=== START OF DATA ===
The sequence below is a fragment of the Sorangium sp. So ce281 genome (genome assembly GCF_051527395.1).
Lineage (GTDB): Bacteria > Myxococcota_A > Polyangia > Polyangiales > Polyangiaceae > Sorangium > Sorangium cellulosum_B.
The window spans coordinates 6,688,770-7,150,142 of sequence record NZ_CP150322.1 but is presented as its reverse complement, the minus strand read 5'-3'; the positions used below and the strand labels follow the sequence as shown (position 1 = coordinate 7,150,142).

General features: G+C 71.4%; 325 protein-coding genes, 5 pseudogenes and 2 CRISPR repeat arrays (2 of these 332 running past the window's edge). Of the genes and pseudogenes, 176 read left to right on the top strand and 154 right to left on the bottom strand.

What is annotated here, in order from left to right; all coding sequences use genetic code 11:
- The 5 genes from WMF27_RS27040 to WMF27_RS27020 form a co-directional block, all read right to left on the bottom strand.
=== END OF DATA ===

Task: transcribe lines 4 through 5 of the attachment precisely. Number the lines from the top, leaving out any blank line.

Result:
General features: G+C 71.4%; 325 protein-coding genes, 5 pseudogenes and 2 CRISPR repeat arrays (2 of these 332 running past the window's edge). Of the genes and pseudogenes, 176 read left to right on the top strand and 154 right to left on the bottom strand.

What is annotated here, in order from left to right; all coding sequences use genetic code 11: